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Virtual reality for beginners: Everything you need to know to wrap your head around VR

Hayden Dingman | July 20, 2015
Two years and five iterations of the Oculus Rift later, it's finally time to start writing about virtual reality as a thing that's happening, not something that will happen. Less than six months from now the first of the heavy hitter consumer-grade virtual reality sets will hit market--Valve and HTC's Vive headset--and a few months after that we'll see the Rift finally do the same.

oculus crescent bay

Two years and five iterations of the Oculus Rift later, it's finally time to start writing about virtual reality as a thing that's happening, not something that will happen. Less than six months from now the first of the heavy hitter consumer-grade virtual reality sets will hit market--Valve and HTC's Vive headset--and a few months after that we'll see the Rift finally do the same.

With that in mind, we thought it was high-time to get back to basics. What is virtual reality? What can you realistically do with it? And for that matter, what's the difference between augmented reality and virtual reality? What kind of PC will you need to partake? Do you even need a PC at all?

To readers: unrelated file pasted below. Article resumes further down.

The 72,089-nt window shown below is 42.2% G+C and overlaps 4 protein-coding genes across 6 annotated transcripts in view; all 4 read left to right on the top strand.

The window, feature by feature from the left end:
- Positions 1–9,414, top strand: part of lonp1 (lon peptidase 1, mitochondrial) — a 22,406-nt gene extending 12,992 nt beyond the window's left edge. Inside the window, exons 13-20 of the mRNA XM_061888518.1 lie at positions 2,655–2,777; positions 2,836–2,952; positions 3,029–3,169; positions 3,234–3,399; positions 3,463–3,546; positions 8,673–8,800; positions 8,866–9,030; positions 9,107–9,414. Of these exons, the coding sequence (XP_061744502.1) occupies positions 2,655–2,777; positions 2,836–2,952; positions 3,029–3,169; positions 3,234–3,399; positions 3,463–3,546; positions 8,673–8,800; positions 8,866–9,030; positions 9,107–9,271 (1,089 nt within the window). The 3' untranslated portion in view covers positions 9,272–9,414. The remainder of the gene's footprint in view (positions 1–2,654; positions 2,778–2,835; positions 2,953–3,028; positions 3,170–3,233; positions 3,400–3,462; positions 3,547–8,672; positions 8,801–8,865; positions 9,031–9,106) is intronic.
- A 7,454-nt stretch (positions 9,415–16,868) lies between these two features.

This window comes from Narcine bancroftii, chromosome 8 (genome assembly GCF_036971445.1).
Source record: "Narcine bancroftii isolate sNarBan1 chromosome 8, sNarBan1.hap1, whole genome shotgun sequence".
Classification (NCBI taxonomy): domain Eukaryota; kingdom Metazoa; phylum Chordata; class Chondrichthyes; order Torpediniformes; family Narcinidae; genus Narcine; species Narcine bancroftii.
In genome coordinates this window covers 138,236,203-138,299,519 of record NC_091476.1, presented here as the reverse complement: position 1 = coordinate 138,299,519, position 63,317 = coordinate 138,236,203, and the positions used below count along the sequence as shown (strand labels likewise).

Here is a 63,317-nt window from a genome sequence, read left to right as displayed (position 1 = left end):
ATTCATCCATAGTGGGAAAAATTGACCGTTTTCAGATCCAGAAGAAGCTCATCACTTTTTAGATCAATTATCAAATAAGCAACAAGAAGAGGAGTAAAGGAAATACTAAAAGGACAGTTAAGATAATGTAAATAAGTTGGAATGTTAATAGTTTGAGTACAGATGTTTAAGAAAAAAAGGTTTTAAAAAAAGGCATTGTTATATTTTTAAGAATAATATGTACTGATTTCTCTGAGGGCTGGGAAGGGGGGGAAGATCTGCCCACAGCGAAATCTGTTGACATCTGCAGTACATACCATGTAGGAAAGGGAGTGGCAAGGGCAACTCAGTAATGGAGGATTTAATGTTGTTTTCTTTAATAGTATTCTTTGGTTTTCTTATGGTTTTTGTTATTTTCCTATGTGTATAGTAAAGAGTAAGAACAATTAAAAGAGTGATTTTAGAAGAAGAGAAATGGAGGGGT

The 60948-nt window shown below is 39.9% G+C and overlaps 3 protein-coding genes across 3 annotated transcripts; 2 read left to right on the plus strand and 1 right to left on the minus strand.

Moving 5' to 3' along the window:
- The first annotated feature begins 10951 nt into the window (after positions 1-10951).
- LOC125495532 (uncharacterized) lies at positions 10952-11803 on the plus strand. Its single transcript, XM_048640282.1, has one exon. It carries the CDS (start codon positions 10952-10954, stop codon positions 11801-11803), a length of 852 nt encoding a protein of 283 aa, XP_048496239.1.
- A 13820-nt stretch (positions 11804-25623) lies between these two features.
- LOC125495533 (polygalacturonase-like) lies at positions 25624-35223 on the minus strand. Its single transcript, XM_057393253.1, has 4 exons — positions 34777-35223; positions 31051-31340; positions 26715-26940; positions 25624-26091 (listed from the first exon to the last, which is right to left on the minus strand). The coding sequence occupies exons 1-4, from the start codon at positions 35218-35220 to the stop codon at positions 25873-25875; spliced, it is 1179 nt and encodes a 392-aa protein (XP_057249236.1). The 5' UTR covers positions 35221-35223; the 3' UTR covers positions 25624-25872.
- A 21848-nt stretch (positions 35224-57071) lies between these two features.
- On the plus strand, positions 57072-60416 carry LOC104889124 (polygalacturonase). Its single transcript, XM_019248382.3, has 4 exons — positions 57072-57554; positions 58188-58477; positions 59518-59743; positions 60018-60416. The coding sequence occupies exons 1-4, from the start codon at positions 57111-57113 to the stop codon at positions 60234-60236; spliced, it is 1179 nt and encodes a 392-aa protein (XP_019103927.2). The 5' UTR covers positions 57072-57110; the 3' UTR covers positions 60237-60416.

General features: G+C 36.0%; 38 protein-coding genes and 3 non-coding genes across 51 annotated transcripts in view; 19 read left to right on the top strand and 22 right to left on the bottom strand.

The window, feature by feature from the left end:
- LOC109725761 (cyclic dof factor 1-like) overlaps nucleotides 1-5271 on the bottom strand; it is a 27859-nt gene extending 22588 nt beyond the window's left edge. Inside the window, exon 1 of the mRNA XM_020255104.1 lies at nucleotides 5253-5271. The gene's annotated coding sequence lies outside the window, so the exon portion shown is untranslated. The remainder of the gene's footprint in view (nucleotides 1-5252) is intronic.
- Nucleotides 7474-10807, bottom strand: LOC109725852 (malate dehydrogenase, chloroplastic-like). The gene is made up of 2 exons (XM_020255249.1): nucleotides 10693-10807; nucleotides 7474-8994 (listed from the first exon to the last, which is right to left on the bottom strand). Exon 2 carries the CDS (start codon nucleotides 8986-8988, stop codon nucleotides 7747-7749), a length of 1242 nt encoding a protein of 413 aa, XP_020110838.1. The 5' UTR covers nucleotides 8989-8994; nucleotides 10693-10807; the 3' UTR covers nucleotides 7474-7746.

And the most important question: How much is this going to cost?

You'll find answers to all that and more in this, our beginner's crash course in virtual reality.

Seriously, what is virtual reality?

There are a couple ways we can tackle this question. If we go the pie-in-the-sky route, virtual reality's akin to Star Trek's Holodeck or the Matrix--a.k.a. a completely virtual environment that you can nevertheless walk around in and interact with.

In the modern era? Well, we're not quite to the point of transforming energy into matter at will. Current virtual reality (VR) technology is more like strapping a screen to your face. The image is then rendered in stereoscopic 3D and viewed through fancy lenses, tricking you into believing you're looking at a real environment and not a screen mere inches from your eyes.

The effect is aided by a number of sensors in and/or around the device--gyroscopes, infrared dots, et cetera. These are tracked, allowing what you're looking at to react when you turn your head, nod, or even lean forward.

Combine photorealistic graphics (or 3D video) with this ability to move around in the virtual space and you're already pretty damn close to achieving what VR experts term "Presence"--a feeling that you're actually in the virtual world instead of standing awkwardly in the living room with a headset on. How powerful can the effect be? During an Oculus demo last year an alien waved its hand at me and I instinctively waved my hand back, even though that made absolutely no sense and the "alien" couldn't see it, nor care.

Right now the primary players in VR hardware are Oculus and Valve/HTC, though there are a number of other independents like Razer and Starbreeze making a stab at the market.

Alternate Reality versus Virtual Reality

Okay, so now we know a bit about virtual reality. What, then, is "alternate reality"? Is that like a parallel universe?

 

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